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In Water for Elephants the train tracks are a symbol of finding ones way, taking life day by day, and even running away. It is a symbol of how life is always moving forward, and you just have to go along with it when you're riding the train of life. You have no choice but to keep moving, for life isn't going to stop for you. In the novel, people from all over came to find work because the novel is set in the Great Depression. Many people felt lost and unable to find any means of employment and soon became homeless, such as the occupants of “hobo jungles,” who have nothing but a few articles of clothes, as shown in the quote , “some are lying on folded clothes (Gruen 196).” For the unemployed, the train tracks were a path to a possible job, a home, and a somewhat stable life compared to others wandering in the depression.

Others, like Jacob, used the tracks as a means of escape. When his parents died, he ran away out of shock and denial at the reality of his situation. His whole world shattered in the span of a few hours. When Jacob and his peers were taking their final exams to graduate college, he is overwhelmed by his situation and just leaves the room. As his instructor tries to stop him, “the door cuts off his final words. As I march across the quad, I look up at Dean Wilkins’ office. He’s standing at the window, watching” (Gruen 30). He followed the train tracks that eventually brought him to the traveling circus and thus a new life. Even those in the circus used the tracks to stay ahead of the ever growing depression. From town to town they witnessed people in failed circuses trying to get jobs in the Benzini Bros Circus. For example, when the Benzini Bros. took over what was left of the Fox Brothers Circus, Jacob describes seeing "The Fox Brothers employees who remain are lined up in front of the privilege car. A desperate hopefulness surrounds them" (Gruen 150). The faster you move, the farther you seem to be able to run from hungry bellies and empty pockets. If you stand still, you will be overwhelmed by reality. No matter who you are, where you come from, or where you’re going, if you follow the tracks, they’re bound to lead you somewhere new and give you a fresh start.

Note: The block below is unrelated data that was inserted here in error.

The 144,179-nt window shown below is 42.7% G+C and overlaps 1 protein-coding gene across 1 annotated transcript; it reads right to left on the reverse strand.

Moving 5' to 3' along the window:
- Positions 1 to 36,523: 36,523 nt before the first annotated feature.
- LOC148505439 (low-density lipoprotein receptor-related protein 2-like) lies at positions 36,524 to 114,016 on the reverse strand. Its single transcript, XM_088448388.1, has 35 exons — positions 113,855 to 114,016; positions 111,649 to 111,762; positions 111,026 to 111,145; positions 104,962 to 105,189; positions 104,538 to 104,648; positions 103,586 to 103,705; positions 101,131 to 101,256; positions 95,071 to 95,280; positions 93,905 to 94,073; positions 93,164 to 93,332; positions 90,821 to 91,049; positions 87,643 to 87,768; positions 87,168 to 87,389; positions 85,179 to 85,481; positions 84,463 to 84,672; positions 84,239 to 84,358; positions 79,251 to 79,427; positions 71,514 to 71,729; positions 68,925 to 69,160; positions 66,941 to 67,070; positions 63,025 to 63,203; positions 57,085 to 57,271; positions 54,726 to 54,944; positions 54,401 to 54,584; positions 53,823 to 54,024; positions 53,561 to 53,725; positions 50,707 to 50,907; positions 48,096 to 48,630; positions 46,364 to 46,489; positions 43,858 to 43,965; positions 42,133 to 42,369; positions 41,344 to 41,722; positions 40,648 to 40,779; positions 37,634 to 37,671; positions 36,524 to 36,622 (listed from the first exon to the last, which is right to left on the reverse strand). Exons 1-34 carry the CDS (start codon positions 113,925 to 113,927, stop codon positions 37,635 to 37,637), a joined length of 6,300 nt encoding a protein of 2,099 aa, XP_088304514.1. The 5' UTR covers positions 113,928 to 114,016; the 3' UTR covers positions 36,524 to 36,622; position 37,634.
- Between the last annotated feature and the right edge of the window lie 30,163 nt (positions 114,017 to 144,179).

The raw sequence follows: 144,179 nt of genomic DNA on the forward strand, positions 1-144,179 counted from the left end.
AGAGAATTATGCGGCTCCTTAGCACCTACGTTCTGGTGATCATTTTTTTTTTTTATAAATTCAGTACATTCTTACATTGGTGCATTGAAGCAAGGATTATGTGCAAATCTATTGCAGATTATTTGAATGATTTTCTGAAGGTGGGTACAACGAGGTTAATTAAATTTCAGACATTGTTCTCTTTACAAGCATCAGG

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Throughout Water for Elephants, faint themes are made more perceptible as the story develops. These themes are represented by a symbol that is at the very center of the novel, the stake, which signifies both freedom and captivity, themes in which the book is soaked. Early in the book, there is a slight and playful hint at this concept of freedom as Rosie steals lemonade from the working men by outsmarting them, as illustrated in this quote from chapter 15, “‘She pulls out her stake, takes it with her, drinks the goddamned lemonade, then goes back and sticks her stake in the ground!’” This passage exemplifies how the stake can signify a sense of freedom because, despite the appearance of being chained, Rosie can go as she pleases.

Alternately, the stake also symbolizes the theme of captivity which is abundant within the novel. For example, August never fails to lash out at those he is closest to when everything seems to be going smoothly. This is most apparent when Marlena and Jacob host a surprise celebration for August. He is ungrateful and extremely mad, suspecting adultery. Marlena has to then flee after a fight to escape August’s imprisonment to a nearby hotel. In another instance, August lashes out on Rosie after an act does not go according to plan.